The Supreme Court observed it was reasonably foreseeable to defendants an erroneous diagnosis of syphilis and its probable source would cause emotional distress in the patient's spouse.  (Id., at p. 923, 167 Cal.Rptr. 831, 616 P.2d 813.)   It reasoned defendants' “alleged tortuous conduct” was directed at the husband as well as at his wife.  (Ibid.)

Some of the broad language in Molien could be construed to allow recovery by anyone whose serious emotional injury the defendant could reasonably foresee.   At one point, for example, the Supreme Court observes:  “The  negligent examination of Mrs. Molien and the conduct flowing therefrom are objectively verifiable actions by the defendants that foreseeably elicited serious emotional responses in the plaintiff and hence serve as a measure of the validity of plaintiff's claim for emotional distress.”  (27 Cal.3d at pp. 930–931, 167 Cal.Rptr. 831, 616 P.2d 813.)   And indeed at least one Court of Appeal appears to have seized on that general notion to give a father a cause of action for emotional distress when his child was stillborn in a caesarean delivery.  (Sesma v. Cueto, supra, 129 Cal.App.3d 108, 116, 181 Cal.Rptr. 12.)  “The Supreme Court [in Molien ] recognized that negligently administered medical care can, under basic tort principles of foreseeability, be held ․ to have been directed not only to the medical patient but also to his or her spouse․   The Molien analysis has application in the present case, as the concept it introduces of a ‘direct victim’ of a negligent act inflicted upon another bolsters not only the holding that Mrs. Sesma should be able to go to trial on the issue of whether she suffered emotional distress from the effects of any negligence affecting her fetus or herself in this case but also supports the conclusion that Mr. Sesma, the father, may be able to show that he is a ‘direct victim’—if not percipient witness—of negligent acts giving rise to infliction of serious emotional distress.”  (Ibid.)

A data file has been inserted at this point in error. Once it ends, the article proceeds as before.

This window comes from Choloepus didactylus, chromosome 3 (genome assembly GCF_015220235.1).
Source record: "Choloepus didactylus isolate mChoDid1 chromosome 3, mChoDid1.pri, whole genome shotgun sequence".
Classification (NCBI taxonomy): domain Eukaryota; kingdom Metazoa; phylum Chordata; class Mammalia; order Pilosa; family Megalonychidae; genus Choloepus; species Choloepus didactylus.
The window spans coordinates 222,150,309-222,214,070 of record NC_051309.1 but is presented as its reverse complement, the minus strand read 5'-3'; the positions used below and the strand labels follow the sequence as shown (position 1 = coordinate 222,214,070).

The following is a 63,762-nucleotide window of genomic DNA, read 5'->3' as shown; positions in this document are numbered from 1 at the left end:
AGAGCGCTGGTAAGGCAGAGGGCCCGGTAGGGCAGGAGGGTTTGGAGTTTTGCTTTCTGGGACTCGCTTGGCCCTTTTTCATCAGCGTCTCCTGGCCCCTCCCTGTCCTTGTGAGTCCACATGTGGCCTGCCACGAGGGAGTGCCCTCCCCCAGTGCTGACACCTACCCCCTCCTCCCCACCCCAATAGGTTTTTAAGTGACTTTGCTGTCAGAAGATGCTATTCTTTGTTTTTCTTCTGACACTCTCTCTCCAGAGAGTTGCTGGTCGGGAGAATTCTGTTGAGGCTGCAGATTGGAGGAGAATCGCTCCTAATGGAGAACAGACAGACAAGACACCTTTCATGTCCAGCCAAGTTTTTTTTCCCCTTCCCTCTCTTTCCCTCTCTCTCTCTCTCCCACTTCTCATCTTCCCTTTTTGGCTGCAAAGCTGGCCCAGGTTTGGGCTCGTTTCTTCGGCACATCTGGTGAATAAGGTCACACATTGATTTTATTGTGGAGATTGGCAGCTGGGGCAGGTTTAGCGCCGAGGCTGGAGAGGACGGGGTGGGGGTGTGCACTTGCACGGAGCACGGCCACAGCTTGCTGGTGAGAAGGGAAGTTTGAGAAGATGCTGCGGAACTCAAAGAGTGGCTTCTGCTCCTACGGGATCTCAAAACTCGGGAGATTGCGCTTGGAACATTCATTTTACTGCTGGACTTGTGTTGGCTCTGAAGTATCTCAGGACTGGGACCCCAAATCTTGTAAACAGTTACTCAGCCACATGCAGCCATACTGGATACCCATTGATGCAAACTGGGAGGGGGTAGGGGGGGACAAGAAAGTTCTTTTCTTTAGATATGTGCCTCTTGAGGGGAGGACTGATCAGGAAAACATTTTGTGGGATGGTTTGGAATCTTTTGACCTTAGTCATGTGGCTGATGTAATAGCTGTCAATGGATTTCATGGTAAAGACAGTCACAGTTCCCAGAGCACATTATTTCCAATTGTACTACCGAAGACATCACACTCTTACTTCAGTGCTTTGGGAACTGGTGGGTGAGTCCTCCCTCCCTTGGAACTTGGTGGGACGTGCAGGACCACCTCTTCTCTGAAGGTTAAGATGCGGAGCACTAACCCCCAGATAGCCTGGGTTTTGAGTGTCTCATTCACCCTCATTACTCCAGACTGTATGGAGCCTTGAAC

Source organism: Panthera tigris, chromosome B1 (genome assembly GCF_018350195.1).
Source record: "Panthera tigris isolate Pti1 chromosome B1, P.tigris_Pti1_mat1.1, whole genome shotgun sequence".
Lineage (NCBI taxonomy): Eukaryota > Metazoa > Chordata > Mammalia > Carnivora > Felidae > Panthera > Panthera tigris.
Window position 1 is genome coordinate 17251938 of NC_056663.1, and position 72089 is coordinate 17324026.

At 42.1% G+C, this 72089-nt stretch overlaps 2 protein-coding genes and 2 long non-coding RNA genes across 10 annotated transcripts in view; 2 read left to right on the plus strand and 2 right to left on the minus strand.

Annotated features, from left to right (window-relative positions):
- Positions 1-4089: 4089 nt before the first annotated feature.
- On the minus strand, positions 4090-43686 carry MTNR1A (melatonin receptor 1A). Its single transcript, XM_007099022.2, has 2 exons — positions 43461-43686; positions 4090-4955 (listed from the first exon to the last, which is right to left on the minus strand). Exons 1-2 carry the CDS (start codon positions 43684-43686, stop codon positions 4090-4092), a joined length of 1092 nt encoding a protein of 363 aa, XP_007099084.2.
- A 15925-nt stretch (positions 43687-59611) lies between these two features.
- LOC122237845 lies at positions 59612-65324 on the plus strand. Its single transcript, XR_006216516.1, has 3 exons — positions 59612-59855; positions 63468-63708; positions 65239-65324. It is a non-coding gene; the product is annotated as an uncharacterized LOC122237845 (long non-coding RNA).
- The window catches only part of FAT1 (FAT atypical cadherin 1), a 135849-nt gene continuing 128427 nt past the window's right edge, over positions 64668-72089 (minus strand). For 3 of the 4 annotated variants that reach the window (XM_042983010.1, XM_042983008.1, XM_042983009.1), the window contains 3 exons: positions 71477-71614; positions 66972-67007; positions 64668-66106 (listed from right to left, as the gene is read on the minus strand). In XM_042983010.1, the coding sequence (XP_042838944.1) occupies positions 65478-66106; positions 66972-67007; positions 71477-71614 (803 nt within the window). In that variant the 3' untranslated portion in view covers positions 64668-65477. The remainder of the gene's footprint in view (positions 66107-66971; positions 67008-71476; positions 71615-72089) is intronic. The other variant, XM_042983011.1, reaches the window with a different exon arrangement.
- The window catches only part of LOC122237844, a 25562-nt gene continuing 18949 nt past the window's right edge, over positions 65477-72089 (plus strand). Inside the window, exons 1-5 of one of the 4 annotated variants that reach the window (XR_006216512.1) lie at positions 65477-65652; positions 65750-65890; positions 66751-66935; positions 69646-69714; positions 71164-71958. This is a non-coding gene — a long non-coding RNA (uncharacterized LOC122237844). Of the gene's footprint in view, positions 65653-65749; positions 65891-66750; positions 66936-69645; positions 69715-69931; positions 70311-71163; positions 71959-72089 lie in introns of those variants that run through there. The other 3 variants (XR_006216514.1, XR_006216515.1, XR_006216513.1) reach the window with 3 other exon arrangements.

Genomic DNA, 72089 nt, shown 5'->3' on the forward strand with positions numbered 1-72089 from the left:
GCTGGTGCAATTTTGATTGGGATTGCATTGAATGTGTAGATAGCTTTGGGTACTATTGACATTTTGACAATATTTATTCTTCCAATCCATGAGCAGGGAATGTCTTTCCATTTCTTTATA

However, Molien like its predecessor Supreme Court opinions in this field also stressed some limiting factors which apply to its emotional distress theory.   In holding the husband was a “direct victim” the Court emphasized “It is easily predictable that an erroneous diagnosis of syphilis and its probable source would produce marital discord and resultant emotional distress to a married patient's spouse;  [the doctor's] advice to Mrs. Molien to have her husband examined for the disease confirms that plaintiff was a foreseeable victim of the negligent diagnosis.   Because the disease is normally transmitted only by sexual relations, it is rational to anticipate that both husband and wife would experience anxiety, suspicion, and hostility when confronted with what they had every reason to believe was reliable medical evidence of a particularly noxious infidelity.  [¶ ] We thus agree with plaintiff that [the misdiagnosis] was directed to him as well as to his wife.”  (27 Cal.3d at p. 923, 167 Cal.Rptr. 831, 616 P.2d 813, italics added.)   Other Courts of Appeal focussed on this limiting language and confined the “direct victim” theory within very narrow boundaries.  (See, e.g., Budavari v. Barry, supra, 176 Cal.App.3d 849, 222 Cal.Rptr. 446.)